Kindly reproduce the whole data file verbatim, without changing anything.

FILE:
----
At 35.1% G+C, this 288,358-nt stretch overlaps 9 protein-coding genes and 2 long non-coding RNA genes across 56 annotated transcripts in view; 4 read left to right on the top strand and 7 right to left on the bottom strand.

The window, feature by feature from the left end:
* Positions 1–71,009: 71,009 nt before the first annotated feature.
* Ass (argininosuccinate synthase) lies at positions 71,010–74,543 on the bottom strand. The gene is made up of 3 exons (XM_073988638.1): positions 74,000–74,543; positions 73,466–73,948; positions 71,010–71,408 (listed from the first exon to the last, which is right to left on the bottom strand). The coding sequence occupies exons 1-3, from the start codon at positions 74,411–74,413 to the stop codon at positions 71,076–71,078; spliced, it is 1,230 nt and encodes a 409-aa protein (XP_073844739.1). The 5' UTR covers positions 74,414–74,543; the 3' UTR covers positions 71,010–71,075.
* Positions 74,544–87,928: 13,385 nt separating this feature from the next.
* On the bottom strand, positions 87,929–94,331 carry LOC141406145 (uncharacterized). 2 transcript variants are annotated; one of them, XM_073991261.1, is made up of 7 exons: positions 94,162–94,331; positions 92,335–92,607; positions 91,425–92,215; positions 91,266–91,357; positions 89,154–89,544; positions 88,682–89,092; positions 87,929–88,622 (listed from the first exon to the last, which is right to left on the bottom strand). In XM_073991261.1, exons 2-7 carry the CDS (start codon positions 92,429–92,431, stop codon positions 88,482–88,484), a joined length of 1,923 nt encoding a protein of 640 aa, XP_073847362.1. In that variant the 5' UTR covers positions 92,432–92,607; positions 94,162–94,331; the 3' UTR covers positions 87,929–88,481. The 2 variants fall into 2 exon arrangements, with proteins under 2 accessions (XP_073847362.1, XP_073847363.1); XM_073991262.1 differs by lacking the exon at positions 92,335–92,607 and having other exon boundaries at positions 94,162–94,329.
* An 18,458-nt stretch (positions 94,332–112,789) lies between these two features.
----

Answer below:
At 35.1% G+C, this 288,358-nt stretch overlaps 9 protein-coding genes and 2 long non-coding RNA genes across 56 annotated transcripts in view; 4 read left to right on the top strand and 7 right to left on the bottom strand.

The window, feature by feature from the left end:
* Positions 1–71,009: 71,009 nt before the first annotated feature.
* Ass (argininosuccinate synthase) lies at positions 71,010–74,543 on the bottom strand. The gene is made up of 3 exons (XM_073988638.1): positions 74,000–74,543; positions 73,466–73,948; positions 71,010–71,408 (listed from the first exon to the last, which is right to left on the bottom strand). The coding sequence occupies exons 1-3, from the start codon at positions 74,411–74,413 to the stop codon at positions 71,076–71,078; spliced, it is 1,230 nt and encodes a 409-aa protein (XP_073844739.1). The 5' UTR covers positions 74,414–74,543; the 3' UTR covers positions 71,010–71,075.
* Positions 74,544–87,928: 13,385 nt separating this feature from the next.
* On the bottom strand, positions 87,929–94,331 carry LOC141406145 (uncharacterized). 2 transcript variants are annotated; one of them, XM_073991261.1, is made up of 7 exons: positions 94,162–94,331; positions 92,335–92,607; positions 91,425–92,215; positions 91,266–91,357; positions 89,154–89,544; positions 88,682–89,092; positions 87,929–88,622 (listed from the first exon to the last, which is right to left on the bottom strand). In XM_073991261.1, exons 2-7 carry the CDS (start codon positions 92,429–92,431, stop codon positions 88,482–88,484), a joined length of 1,923 nt encoding a protein of 640 aa, XP_073847362.1. In that variant the 5' UTR covers positions 92,432–92,607; positions 94,162–94,331; the 3' UTR covers positions 87,929–88,481. The 2 variants fall into 2 exon arrangements, with proteins under 2 accessions (XP_073847362.1, XP_073847363.1); XM_073991262.1 differs by lacking the exon at positions 92,335–92,607 and having other exon boundaries at positions 94,162–94,329.
* An 18,458-nt stretch (positions 94,332–112,789) lies between these two features.